The process of migration from AM to FM radio has recently taken an important new step through the public consultation of Santa Catarina.
Much more than just a means of communication, broadcasting has been and is one of the main vehicles for communicating culture and knowledge from north to south of Brazil. Broadcasting, for many Brazilians, is the only or main source of information, especially for those who live in regions far from the major centers. Some time ago I heard the former minister and singer Gilberto Gil, coming from one of these Brazilian corners, saying: “Through the radio, I heard voices, sounds and what the world was like beyond Ituaçu”, a small town in the interior of Bahia, the city where he spent part of your childhood.
Due to the AM (Medium Amplitude) emission mode, it is possible to hear the radio programming at a distance, hundreds of kilometers depending on the propagation, as the waves reflect in the ionosphere and return to earth. This will no longer occur with FM (Frequency Modulated) broadcasting mode. In this mode of emission the signal is distributed following the relief in a given location, on average 50 kilometers, except when the signal is distributed by satellite.
The process of migrating AM to FM radio has recently taken a major new step by publicizing the Santa Catarina public consultation, published now in March. This consultation makes it possible to know the process of channeling in Santa Catarina, as it happened in Paraná in recent months. Migration now reaches about 45.17% of the broadcasters opting to switch to FM and markets can now house AMs in traditional FM (88.1 FM to 107.9 FM) or extended FM (76 to 87 FM).
The numbers refer to the process throughout the country. 626 stations have already been served and 760 are waiting for the process to advance. The next steps should go towards Rio Grande do Sul and then to the three most populous states in the country.
The ordinance that defines the rules for the migration of AM stations to the FM band and the way the processes happen was signed in March last year by the Minister of Communications, Paulo Bernardo.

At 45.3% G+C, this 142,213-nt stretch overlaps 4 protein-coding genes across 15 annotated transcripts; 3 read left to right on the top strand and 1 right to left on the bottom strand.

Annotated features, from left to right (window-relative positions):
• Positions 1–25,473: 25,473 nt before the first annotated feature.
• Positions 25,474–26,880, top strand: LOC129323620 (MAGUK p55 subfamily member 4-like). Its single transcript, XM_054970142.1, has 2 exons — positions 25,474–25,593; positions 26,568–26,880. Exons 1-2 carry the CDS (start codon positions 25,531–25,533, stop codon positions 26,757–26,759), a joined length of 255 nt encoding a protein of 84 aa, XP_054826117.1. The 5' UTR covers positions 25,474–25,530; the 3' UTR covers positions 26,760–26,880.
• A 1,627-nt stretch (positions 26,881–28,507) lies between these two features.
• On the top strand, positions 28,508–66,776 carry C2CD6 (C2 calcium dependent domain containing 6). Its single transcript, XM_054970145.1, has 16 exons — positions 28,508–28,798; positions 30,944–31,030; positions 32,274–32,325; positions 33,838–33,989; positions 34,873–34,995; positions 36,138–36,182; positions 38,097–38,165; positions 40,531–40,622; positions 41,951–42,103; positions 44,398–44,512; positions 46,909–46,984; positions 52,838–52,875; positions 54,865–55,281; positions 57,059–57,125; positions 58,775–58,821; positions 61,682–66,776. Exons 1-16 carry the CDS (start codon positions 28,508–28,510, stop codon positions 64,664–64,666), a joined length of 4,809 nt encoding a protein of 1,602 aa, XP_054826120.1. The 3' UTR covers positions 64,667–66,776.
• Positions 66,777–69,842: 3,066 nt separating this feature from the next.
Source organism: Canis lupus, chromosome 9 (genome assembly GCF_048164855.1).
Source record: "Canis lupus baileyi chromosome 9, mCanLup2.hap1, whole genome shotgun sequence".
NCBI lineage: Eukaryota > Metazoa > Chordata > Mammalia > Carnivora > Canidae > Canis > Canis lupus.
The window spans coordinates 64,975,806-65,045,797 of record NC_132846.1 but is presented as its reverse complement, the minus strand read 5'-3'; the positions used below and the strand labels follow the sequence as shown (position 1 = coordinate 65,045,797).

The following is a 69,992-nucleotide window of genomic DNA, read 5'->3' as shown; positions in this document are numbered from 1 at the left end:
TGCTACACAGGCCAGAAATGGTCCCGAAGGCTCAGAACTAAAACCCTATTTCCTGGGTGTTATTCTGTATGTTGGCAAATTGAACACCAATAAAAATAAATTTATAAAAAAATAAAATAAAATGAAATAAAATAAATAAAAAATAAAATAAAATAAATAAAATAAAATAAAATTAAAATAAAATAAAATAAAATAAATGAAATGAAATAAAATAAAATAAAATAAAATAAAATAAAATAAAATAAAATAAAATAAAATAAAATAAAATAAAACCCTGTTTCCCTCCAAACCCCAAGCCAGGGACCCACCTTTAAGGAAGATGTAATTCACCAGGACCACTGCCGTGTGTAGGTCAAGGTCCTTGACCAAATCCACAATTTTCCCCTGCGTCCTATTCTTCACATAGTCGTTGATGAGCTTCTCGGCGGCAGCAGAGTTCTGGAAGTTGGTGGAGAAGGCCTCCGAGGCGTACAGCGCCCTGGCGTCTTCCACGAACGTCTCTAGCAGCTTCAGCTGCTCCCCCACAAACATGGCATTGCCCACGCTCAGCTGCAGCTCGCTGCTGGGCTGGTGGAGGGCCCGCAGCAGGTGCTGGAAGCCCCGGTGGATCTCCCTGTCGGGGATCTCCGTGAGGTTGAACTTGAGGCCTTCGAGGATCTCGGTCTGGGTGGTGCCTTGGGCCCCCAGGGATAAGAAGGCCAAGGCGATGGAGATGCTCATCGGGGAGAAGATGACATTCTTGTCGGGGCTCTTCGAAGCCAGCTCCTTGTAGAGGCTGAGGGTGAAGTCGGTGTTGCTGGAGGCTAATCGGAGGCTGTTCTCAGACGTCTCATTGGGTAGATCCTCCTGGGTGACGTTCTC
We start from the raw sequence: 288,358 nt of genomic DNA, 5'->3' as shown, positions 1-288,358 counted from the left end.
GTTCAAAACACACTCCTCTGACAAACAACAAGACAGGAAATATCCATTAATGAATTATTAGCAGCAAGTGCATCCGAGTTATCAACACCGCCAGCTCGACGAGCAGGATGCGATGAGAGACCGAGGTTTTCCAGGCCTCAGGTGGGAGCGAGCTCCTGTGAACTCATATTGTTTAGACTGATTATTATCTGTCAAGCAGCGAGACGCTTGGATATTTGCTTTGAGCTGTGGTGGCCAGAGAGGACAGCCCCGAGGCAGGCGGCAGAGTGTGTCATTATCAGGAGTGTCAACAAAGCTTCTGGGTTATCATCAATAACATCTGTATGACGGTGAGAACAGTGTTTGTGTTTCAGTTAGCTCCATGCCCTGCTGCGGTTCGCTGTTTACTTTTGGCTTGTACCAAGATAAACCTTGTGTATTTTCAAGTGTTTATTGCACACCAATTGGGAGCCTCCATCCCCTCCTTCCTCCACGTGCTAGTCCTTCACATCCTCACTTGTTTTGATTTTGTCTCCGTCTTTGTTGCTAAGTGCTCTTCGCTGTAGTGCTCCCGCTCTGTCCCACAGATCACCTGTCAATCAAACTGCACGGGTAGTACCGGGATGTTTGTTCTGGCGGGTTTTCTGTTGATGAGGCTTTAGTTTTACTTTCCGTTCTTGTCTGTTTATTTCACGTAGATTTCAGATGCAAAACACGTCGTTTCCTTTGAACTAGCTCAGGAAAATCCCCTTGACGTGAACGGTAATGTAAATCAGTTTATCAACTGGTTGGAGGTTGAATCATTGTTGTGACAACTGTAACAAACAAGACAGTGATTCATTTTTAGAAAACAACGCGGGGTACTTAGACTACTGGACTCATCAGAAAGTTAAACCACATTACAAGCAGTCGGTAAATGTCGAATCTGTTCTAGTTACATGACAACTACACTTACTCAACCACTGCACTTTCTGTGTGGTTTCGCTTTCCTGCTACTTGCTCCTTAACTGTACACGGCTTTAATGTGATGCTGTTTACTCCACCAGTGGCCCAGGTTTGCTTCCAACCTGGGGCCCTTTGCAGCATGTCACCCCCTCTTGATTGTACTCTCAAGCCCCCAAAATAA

According to the Federal Government, the migration of radios from one track to another is a longstanding claim of commercial radios, which among other benefits will have greater audio clarity and will be able to operate your business more efficiently. The fact is that many broadcasters are already investing, and those who still want to migrate will have to prepare financially to invest in restructuring the business. In this crisis scenario, low growth and high dollar, will these broadcasters have the breath to acquire new transmitters and equipment? What is strangest about this is the fact that AM broadcasting exists worldwide, and this change will have no benefit in the use of the currently occupied radio spectrum.
Parallel to this discussion, for the purpose of optimizing the radio spectrum, for example, USA and Canada, has been studying for decades how to implement SDR – Software Defined Radio technology, commonly called White Spaces. This revolutionary technology allows broadcasters to broadcast their schedules without a fixed frequency, using software that can automatically migrate in the event of signal degradation in milliseconds in succession. Here in Brazil, there are also studies on White Spaces, but little mobilization of the main players in the decision-making circuits to implement it.
Related to this discussion, the digital convergence that is increasingly gaining strength and adherents, perhaps is the great trend for the future of broadcasting (TV and Radio) as well as the means by which their respective content will effectively spread. With the advance of broadband in Brazil and the world and the behavioral change, especially of young people, used to carrying their “world” on their mobile phones, I think the discussion of migration from AM to FM radios is largely innocuous and asynchronous with the new trends in information technology.